Most of us have spent the better part of our careers using in-person research to drive deeper consumer insights and empathy. Whether we were at a focus group facility or watching people in-market, there is power in observing facial expressions and body language.
But a lot has changed in the past few years. The use of social media and mobile devices has matured along with the use of consumer insights communities that don’t require in-person moderation or travel. According to the Fall 2017 GreenBook GRIT report, online communities have been adopted by 60% of researchers, while webcam interviews and mobile ethnography have exceeded 40% adoption. Client teams want to tap into the power of online qualitative to capture in-context experiences, quickly understand problems, and iterate solutions. And more importantly, they are looking to technology to help them address the challenges they face with timelines and budgets.
If your clients are missing the advantages of newer qualitative methodologies, becoming familiar with the advantages that these methodologies offer may help you sell them in.
What Can Online Qualitative Accomplish?
Whether your focus is marketing, innovation, or customer experience, many of the research objectives you traditionally achieved through in-person research can now be satisfied in an online environment—often with better results and at a lower cost.
We’re not simply talking about online focus groups, in which these same groups of people chat via video instead of in a room together. Rather, newer approaches to online qualitative bring participants into social media-style spaces where they can have
private or group conversations with moderators in addition to sharing real-time experiences. This approach offers much more flexibility and richer data quality than the online tools that existed even five years ago, because technology allows the researcher to go places not typically accessible through traditional methodologies.
With that in mind, let’s look at three common objectives historically reserved for in-person research: building empathy, iterating on ideas, and capturing customer experiences. While not all online tools offer the same set of capabilities, this should give you a basic idea of what to expect from modern online qualitative research methods.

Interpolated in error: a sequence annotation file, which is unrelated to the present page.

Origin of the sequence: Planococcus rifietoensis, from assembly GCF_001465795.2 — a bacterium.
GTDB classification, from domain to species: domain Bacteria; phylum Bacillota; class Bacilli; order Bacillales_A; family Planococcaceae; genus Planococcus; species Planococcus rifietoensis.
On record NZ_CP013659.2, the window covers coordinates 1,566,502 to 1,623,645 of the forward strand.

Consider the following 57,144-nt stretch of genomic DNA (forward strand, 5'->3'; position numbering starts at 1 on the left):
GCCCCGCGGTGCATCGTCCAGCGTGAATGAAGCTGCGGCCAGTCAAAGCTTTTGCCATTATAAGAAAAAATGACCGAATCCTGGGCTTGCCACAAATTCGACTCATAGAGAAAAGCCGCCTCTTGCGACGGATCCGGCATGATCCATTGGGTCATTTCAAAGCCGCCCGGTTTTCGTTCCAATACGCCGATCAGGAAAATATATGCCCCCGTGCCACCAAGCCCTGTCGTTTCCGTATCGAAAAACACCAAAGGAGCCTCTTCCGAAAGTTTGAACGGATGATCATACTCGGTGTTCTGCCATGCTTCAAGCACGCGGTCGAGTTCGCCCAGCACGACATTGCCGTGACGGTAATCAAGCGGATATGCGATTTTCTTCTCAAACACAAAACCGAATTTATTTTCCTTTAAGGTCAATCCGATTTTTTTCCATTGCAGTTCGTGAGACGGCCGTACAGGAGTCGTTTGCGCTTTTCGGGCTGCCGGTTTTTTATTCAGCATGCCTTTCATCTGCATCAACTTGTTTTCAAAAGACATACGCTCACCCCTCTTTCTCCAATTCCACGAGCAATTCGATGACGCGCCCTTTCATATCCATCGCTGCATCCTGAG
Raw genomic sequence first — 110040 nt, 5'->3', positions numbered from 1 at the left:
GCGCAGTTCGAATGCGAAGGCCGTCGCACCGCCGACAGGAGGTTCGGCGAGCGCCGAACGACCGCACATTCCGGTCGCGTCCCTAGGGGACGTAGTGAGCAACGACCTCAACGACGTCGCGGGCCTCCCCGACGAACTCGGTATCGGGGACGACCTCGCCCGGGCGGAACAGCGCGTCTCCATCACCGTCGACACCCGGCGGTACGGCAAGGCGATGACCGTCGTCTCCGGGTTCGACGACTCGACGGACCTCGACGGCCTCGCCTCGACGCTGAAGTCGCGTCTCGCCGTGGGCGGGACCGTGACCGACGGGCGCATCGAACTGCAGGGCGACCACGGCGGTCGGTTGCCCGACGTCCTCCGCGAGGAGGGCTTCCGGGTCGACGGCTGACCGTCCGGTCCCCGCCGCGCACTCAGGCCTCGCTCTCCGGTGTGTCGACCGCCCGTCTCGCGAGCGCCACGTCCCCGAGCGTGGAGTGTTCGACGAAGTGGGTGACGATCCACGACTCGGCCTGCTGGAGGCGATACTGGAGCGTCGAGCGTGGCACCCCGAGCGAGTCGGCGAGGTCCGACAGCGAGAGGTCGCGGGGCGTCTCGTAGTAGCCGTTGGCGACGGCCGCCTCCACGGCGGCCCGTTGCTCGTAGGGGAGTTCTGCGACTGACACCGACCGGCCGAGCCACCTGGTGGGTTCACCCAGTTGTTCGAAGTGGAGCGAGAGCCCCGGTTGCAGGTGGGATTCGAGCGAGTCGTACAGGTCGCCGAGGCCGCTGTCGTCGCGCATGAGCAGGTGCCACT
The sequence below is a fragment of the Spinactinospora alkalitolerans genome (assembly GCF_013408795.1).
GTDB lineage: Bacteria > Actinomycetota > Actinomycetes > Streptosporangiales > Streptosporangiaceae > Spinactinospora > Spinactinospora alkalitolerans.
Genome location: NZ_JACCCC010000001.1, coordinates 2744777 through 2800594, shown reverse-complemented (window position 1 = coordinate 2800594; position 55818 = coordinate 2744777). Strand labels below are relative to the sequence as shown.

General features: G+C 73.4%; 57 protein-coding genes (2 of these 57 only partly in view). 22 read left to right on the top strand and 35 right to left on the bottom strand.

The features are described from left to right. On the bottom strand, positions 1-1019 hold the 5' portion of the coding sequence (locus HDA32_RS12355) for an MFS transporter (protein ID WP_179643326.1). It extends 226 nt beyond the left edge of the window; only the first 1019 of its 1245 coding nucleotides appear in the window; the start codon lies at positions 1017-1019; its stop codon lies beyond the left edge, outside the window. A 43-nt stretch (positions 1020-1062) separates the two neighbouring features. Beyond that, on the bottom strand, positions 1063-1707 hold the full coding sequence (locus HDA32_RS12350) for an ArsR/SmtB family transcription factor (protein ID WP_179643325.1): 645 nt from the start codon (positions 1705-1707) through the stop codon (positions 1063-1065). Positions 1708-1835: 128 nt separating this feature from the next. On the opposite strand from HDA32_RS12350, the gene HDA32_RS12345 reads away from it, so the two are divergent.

One of the biggest gaps left by big data and quantitative research is empathy. If we can’t relate to the emotional aspects of our target—their joys and frustrations—it’s very hard to prioritize and communicate product features, brand messages, or category innovations.
In-person and online qualitative provide different data on empathy. Think of it as the difference between how you relate to your family when you meet them in person versus what it’s like to send them an email or a message on social media. In all three cases, you can get rich emotional context. But the way you share and communicate is clearly very different.
Imagine we want to understand more about the home improvement market and bathroom remodeling. In the graphic example “Building Empathy,” you’ll see how your research approach might differ in a traditional focus group or in-home interview vs. online qualitative. In the focus group example, you might ask the group a series of questions about their remodeling processes, potentially drilling down further with two or three participants before moving on to the next question. To get the group to share feelings that might be hard to articulate directly, you might use a projective technique to get the participants to relax and open up.
In an in-home interview, you might be focused a bit more on show-and-tell, drilling deeper with each person on the details of their specific process and looking for unarticulated problems or needs.
With online qualitative, you get a bit of both. You can ask a series of questions and probe with individual or group follow-ups, and you can also get show-and-tell type insights by having participants share photos or videos that they have captured using their mobile phones. You can have them post timelines or journal activities, or even use virtual projective techniques like collages or image sorts.
Today, marketing teams are under pressure to be agile. Per a 2018 AgileSherpa study, while only 37% of marketing teams have adopted agile practices, 60% say they intend to in the next year. It is important to understand that agile does not mean simply doing the same work faster. The premise behind agile is for business teams to collect richer contextual information while they develop new or improved products, ads, packaging, online experiences, etc. This enables them to iterate as they learn, improving quality, reducing rework, and ultimately speeding up the time to market. Because of this focus, agile qualitative may supplement or replace quantitative tools in later stages of development. It also means that teams could forgo large qualitative projects completed at the beginning of development for smaller projects completed on the fly.